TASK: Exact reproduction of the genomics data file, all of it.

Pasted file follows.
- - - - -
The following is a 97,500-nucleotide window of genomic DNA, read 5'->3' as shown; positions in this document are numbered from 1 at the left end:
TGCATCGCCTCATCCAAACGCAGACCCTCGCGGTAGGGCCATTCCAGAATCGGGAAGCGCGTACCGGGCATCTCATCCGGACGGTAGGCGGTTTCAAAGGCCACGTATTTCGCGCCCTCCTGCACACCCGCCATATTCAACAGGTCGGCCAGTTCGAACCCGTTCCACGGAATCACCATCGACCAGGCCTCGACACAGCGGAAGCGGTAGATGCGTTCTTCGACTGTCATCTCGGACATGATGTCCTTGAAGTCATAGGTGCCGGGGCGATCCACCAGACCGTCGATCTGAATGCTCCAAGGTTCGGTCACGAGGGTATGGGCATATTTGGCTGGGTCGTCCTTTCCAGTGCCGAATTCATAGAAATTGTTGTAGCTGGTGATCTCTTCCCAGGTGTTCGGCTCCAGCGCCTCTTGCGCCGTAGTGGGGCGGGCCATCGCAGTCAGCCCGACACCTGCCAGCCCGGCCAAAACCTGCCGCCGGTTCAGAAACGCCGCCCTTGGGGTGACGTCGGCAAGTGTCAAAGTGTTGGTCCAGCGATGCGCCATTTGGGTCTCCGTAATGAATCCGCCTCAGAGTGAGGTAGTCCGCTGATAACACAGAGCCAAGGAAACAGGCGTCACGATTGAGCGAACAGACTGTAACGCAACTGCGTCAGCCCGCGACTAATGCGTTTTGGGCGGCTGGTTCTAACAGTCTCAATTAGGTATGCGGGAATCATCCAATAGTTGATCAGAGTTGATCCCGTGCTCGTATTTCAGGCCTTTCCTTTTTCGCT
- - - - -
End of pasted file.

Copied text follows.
The following is a 97,500-nucleotide window of genomic DNA, read 5'->3' as shown; positions in this document are numbered from 1 at the left end:
TGCATCGCCTCATCCAAACGCAGACCCTCGCGGTAGGGCCATTCCAGAATCGGGAAGCGCGTACCGGGCATCTCATCCGGACGGTAGGCGGTTTCAAAGGCCACGTATTTCGCGCCCTCCTGCACACCCGCCATATTCAACAGGTCGGCCAGTTCGAACCCGTTCCACGGAATCACCATCGACCAGGCCTCGACACAGCGGAAGCGGTAGATGCGTTCTTCGACTGTCATCTCGGACATGATGTCCTTGAAGTCATAGGTGCCGGGGCGATCCACCAGACCGTCGATCTGAATGCTCCAAGGTTCGGTCACGAGGGTATGGGCATATTTGGCTGGGTCGTCCTTTCCAGTGCCGAATTCATAGAAATTGTTGTAGCTGGTGATCTCTTCCCAGGTGTTCGGCTCCAGCGCCTCTTGCGCCGTAGTGGGGCGGGCCATCGCAGTCAGCCCGACACCTGCCAGCCCGGCCAAAACCTGCCGCCGGTTCAGAAACGCCGCCCTTGGGGTGACGTCGGCAAGTGTCAAAGTGTTGGTCCAGCGATGCGCCATTTGGGTCTCCGTAATGAATCCGCCTCAGAGTGAGGTAGTCCGCTGATAACACAGAGCCAAGGAAACAGGCGTCACGATTGAGCGAACAGACTGTAACGCAACTGCGTCAGCCCGCGACTAATGCGTTTTGGGCGGCTGGTTCTAACAGTCTCAATTAGGTATGCGGGAATCATCCAATAGTTGATCAGAGTTGATCCCGTGCTCGTATTTCAGGCCTTTCCTTTTTCGCT